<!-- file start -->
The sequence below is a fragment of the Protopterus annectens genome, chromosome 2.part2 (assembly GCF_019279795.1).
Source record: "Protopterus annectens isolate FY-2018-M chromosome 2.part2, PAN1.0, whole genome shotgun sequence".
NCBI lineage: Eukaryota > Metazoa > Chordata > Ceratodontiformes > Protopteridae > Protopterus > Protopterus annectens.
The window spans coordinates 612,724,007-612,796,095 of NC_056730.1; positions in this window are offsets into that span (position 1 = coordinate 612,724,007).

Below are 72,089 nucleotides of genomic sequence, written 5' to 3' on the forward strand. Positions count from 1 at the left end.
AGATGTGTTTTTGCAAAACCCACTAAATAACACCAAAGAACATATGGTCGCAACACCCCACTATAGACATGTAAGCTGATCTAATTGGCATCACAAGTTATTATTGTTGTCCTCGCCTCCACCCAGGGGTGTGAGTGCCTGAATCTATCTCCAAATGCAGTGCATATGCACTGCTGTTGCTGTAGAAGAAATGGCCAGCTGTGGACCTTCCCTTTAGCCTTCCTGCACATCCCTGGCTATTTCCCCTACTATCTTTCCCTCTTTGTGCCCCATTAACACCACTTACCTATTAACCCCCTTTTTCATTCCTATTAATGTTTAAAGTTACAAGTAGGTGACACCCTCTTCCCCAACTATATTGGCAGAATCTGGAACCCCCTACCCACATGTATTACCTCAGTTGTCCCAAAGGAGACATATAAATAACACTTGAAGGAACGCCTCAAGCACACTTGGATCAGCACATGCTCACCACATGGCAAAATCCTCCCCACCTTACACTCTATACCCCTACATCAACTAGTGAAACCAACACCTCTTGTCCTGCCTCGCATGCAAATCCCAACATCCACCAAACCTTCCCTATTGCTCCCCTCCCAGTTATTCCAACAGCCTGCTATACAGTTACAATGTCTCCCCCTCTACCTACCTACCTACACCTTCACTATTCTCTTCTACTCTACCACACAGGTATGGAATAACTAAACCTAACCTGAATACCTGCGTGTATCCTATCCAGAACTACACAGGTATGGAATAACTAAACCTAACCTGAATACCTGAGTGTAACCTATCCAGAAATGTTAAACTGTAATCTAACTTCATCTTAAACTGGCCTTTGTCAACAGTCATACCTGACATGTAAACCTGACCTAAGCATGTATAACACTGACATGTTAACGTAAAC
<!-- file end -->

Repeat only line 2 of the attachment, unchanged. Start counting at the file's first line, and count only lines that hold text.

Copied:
Source record: "Protopterus annectens isolate FY-2018-M chromosome 2.part2, PAN1.0, whole genome shotgun sequence".